It would be hard to find a better example of how western living changed from the early wire fences and wild west shows and rodeos as tests of skill, to the world of TV and the waning of those glorious color and sound Western extravaganzas, than Joe De Yong. He didn’t really change course when meningitis hit him, he kept himself still while he healed as much as he could, then doubled down on his life investment in the cowboy West. His instincts were excellent from the first. Who better to choose as a teacher and mentor than Charlie Russell, who actively researched the subjects for his paintings, and honed his skills with ever more ambitious works in mind. Joe’s contacts with Will Rogers, Tom Mix and many others grew with the years. His unerring drive was for doing the work and the homework, and maintaining genuine friendships along the way. He had a lifelong ride exploring the expansive meaning of the West. In his endless attempts to capture and make hay of its contradictory themes, he never seemed to get bucked off.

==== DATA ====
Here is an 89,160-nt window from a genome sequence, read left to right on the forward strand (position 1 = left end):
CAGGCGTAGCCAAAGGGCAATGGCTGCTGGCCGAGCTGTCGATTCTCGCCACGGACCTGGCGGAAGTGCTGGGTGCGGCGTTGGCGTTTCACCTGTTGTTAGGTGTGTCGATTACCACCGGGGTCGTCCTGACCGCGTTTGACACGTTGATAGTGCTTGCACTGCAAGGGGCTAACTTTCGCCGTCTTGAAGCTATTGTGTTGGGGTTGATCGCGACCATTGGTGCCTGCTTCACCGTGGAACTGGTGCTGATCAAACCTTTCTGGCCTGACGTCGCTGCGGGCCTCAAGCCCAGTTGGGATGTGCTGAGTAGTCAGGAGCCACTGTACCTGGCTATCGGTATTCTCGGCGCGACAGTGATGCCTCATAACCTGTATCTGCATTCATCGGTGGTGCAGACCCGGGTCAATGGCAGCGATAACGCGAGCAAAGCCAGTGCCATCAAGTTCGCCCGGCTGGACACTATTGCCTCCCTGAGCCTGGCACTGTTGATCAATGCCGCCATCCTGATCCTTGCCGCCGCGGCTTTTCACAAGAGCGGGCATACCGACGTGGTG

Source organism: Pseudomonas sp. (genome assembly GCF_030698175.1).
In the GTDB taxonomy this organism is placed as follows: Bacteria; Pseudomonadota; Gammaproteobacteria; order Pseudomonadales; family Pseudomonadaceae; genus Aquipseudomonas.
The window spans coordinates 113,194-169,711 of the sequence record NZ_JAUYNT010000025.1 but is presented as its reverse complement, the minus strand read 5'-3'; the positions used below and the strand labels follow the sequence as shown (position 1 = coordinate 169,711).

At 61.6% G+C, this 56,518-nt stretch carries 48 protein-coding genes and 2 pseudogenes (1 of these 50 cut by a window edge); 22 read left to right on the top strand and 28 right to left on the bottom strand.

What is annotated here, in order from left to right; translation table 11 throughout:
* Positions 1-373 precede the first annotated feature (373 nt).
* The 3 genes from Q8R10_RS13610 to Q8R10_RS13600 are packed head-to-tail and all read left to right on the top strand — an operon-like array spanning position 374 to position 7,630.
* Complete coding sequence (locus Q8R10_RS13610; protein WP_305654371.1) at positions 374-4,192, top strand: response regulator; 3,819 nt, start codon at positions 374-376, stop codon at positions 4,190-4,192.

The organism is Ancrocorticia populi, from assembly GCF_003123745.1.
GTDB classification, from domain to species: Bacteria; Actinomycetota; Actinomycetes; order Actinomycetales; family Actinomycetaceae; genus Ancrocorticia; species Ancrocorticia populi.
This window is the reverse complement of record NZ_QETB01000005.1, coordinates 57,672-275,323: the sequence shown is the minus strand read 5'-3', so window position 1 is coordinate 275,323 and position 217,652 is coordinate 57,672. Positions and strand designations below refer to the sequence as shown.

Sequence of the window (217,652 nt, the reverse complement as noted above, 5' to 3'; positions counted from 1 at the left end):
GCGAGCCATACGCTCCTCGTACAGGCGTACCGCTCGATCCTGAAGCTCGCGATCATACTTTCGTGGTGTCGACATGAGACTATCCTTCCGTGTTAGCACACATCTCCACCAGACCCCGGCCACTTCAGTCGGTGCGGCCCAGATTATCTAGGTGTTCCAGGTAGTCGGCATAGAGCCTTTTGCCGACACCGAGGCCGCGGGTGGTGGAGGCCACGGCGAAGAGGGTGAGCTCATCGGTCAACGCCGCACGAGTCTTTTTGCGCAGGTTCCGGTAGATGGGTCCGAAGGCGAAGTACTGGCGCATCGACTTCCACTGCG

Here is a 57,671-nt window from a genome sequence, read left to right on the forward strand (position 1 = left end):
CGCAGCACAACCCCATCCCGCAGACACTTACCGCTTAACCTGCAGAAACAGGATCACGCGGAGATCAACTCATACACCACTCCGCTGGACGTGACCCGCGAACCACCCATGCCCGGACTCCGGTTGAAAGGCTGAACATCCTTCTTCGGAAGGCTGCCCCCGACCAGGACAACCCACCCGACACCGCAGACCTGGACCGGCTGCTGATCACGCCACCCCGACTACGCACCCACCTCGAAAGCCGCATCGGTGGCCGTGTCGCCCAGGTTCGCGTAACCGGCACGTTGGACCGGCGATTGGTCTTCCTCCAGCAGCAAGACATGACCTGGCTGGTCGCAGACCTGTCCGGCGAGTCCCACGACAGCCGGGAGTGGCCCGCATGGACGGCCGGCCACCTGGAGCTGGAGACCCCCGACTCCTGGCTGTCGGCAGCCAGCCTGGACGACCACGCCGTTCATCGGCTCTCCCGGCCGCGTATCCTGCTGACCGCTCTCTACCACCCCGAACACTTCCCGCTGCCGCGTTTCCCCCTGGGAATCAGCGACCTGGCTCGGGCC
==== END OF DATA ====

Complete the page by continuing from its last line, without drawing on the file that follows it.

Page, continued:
In Reynolds’ book the cowboy artists mostly appear to be self-taught, which is an unspoken part of the aesthetic. There is also a connection between their visual works — paintings, drawings and sculpture — and their verbal arts, which are written stories as well as storytelling of a performance kind. There is Charlie Russell holding forth in Great Falls, spinning yarns and tales in the post office or cafe or his favorite watering hole. There is the incomparable Will Rogers, who starts off twirling a rope, then riding Soap Suds onstage to jump through swelling loops, finally sauntering in front of a radio microphone with just the latest newspapers in hand. In the depths of the Depression, he always started his act by announcing “I just know what I read in the papers.” Joe de Yong’s own version because of his deafness is much less a performance, perhaps more studied and concentrated, giving C.B. de Mille or other directors an earful, with sketches and notes to flesh out the scene. But he makes himself “of use” in film’s collaborative artistic effort that can invite all the other arts into its big tent.